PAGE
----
Limaysaurus is an extinct genus represented by a single species of rebbachisaurid sauropod dinosaurs, which lived during the middle Cretaceous period, about 99.6 to 97 million years ago, in the Cenomanian, in what is now South America (specifically northwestern Patagonia).


Limaysaurus was a medium-sized sauropod. Gregory S. Paul in 2010 estimated its length at fifteen meters and its weight at seven tonnes. The neural spines on its back were very tall. The neural spines of the cervical and dorsal vertebrae are not V-shapes but they have a simple and straight form like an I. Its teeth were curved, unlike those of Diplodocus which were pencil-shaped. Another distinct characteristic of this sauropod is its phylogenetic relationship to Rebbachisaurus from Morocco.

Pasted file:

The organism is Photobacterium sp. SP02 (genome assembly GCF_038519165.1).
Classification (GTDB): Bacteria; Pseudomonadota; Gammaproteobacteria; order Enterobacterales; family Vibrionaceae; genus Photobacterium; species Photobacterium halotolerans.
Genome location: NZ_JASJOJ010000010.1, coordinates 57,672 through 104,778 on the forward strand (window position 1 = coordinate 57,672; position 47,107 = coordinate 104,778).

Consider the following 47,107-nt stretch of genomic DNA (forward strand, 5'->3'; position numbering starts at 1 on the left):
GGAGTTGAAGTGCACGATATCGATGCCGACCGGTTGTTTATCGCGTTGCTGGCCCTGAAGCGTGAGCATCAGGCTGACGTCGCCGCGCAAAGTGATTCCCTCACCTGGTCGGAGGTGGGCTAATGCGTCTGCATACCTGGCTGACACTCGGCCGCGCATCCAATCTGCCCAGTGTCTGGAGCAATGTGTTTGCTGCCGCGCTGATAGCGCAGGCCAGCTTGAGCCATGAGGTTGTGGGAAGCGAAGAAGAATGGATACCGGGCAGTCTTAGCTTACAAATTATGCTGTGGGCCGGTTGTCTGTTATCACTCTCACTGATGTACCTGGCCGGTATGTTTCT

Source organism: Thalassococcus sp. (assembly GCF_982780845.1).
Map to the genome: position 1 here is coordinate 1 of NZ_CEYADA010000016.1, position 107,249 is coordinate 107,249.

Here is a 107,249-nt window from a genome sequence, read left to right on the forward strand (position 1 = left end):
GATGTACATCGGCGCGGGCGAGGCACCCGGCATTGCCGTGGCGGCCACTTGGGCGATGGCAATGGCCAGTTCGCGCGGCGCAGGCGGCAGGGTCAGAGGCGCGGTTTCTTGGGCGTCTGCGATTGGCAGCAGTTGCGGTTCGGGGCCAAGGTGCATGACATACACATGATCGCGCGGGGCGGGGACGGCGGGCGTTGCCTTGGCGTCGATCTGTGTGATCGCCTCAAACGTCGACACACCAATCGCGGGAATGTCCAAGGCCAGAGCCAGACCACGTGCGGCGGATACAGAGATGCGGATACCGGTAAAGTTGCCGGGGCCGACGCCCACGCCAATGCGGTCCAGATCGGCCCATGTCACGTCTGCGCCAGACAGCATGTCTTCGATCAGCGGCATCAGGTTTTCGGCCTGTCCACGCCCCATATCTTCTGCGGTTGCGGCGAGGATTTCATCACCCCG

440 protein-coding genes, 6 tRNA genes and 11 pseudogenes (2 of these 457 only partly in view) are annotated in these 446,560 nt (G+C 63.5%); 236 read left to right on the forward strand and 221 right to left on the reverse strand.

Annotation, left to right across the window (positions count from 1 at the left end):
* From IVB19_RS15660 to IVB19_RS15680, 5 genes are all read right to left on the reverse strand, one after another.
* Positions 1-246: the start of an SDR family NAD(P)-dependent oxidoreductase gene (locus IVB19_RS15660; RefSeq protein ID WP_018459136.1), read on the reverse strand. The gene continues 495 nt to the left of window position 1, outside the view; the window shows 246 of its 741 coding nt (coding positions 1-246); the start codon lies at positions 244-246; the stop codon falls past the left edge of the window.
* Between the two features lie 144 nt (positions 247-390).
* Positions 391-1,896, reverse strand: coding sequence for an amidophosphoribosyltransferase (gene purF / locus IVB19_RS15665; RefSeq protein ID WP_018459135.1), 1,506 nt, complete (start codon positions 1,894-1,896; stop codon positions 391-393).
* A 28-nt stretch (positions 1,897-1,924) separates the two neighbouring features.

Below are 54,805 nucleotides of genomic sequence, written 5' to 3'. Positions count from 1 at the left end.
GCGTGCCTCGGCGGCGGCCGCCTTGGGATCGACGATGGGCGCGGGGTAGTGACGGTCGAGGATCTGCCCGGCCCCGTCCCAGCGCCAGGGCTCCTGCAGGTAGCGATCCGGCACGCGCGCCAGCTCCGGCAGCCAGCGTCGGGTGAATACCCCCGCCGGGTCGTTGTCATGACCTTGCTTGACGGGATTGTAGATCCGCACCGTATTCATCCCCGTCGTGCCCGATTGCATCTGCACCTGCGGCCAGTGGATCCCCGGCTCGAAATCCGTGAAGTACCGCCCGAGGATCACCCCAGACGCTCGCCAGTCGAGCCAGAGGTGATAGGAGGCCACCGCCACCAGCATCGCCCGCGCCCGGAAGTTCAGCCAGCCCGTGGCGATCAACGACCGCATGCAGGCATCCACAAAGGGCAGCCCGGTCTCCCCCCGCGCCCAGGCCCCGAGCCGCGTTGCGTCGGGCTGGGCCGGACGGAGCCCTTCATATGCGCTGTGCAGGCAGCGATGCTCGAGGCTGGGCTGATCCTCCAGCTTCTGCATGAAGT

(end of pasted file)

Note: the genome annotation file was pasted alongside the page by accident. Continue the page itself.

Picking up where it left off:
This discovery supports the theory that there was a land bridge connecting South America to Africa 100 million years ago. It shared its habitat with Andesaurus and Giganotosaurus, characterized by plains with large and shallow lagoons. The climate was mild and humid. In fossil remains of Limaysaurus, gastroliths have been found, which were used to help the stomach to grind food.

The describing authors in 2004 assigned Limaysaurus to the family Rebbachisauridae. The rebbachisaurids are a basal clade within the Diplodocimorpha, and their remains have been found in Cretaceous-age rocks in Europe, South America, and Africa.